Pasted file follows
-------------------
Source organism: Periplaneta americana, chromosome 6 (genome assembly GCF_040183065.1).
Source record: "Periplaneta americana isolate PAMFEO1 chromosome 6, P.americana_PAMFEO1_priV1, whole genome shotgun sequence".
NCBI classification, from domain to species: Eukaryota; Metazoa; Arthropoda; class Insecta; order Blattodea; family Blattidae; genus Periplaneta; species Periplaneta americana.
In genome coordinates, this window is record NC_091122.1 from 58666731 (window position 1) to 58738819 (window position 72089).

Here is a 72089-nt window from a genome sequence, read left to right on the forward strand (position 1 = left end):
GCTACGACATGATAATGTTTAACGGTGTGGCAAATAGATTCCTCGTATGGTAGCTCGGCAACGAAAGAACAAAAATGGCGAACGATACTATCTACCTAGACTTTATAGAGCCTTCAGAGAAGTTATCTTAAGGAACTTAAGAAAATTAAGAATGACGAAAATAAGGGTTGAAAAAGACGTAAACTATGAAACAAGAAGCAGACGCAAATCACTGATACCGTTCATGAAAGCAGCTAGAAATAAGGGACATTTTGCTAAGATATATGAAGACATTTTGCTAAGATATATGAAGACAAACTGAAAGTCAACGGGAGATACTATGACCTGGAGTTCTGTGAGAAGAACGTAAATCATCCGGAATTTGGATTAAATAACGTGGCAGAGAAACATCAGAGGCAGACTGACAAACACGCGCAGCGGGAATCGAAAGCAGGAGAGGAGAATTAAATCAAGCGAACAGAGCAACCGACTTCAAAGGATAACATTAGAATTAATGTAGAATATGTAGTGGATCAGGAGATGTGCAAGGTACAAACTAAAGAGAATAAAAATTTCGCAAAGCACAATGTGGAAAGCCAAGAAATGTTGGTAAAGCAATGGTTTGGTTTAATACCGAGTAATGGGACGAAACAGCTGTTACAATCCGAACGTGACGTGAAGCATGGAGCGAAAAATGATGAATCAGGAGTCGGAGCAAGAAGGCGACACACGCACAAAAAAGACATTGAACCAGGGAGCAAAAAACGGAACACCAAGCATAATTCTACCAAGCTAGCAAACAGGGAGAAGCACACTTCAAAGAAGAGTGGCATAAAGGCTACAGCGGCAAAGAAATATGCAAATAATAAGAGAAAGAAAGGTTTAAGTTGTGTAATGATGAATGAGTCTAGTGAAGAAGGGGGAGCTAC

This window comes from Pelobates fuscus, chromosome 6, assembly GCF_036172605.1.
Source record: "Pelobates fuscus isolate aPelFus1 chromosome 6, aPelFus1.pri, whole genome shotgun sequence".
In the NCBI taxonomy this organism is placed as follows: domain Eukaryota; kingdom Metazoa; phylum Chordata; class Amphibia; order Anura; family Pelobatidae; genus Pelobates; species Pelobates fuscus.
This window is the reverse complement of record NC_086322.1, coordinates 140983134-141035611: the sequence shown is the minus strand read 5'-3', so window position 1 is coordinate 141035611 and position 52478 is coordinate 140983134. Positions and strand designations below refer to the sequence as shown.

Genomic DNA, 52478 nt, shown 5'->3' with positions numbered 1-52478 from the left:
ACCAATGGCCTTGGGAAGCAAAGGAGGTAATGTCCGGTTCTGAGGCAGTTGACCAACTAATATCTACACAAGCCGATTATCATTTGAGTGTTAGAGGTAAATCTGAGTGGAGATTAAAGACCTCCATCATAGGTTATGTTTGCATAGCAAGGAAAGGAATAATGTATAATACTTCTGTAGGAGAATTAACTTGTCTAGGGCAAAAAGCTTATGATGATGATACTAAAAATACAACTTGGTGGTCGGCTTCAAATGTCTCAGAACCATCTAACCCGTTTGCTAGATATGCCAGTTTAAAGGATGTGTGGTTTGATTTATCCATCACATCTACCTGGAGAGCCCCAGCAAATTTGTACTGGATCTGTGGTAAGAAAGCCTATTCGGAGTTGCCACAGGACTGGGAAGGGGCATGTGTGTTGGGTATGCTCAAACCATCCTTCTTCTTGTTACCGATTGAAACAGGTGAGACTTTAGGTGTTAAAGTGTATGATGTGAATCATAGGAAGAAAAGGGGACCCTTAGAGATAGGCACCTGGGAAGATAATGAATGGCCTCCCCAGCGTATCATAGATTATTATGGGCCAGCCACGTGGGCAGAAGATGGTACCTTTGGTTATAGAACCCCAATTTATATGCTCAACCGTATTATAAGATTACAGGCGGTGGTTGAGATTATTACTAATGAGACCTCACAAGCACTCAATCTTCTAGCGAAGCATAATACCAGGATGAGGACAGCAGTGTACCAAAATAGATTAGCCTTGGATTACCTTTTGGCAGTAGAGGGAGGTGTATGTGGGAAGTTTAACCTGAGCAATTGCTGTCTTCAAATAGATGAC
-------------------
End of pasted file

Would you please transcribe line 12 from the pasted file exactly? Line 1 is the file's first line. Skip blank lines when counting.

ACCAATGGCCTTGGGAAGCAAAGGAGGTAATGTCCGGTTCTGAGGCAGTTGACCAACTAATATCTACACAAGCCGATTATCATTTGAGTGTTAGAGGTAAATCTGAGTGGAGATTAAAGACCTCCATCATAGGTTATGTTTGCATAGCAAGGAAAGGAATAATGTATAATACTTCTGTAGGAGAATTAACTTGTCTAGGGCAAAAAGCTTATGATGATGATACTAAAAATACAACTTGGTGGTCGGCTTCAAATGTCTCAGAACCATCTAACCCGTTTGCTAGATATGCCAGTTTAAAGGATGTGTGGTTTGATTTATCCATCACATCTACCTGGAGAGCCCCAGCAAATTTGTACTGGATCTGTGGTAAGAAAGCCTATTCGGAGTTGCCACAGGACTGGGAAGGGGCATGTGTGTTGGGTATGCTCAAACCATCCTTCTTCTTGTTACCGATTGAAACAGGTGAGACTTTAGGTGTTAAAGTGTATGATGTGAATCATAGGAAGAAAAGGGGACCCTTAGAGATAGGCACCTGGGAAGATAATGAATGGCCTCCCCAGCGTATCATAGATTATTATGGGCCAGCCACGTGGGCAGAAGATGGTACCTTTGGTTATAGAACCCCAATTTATATGCTCAACCGTATTATAAGATTACAGGCGGTGGTTGAGATTATTACTAATGAGACCTCACAAGCACTCAATCTTCTAGCGAAGCATAATACCAGGATGAGGACAGCAGTGTACCAAAATAGATTAGCCTTGGATTACCTTTTGGCAGTAGAGGGAGGTGTATGTGGGAAGTTTAACCTGAGCAATTGCTGTCTTCAAATAGATGAC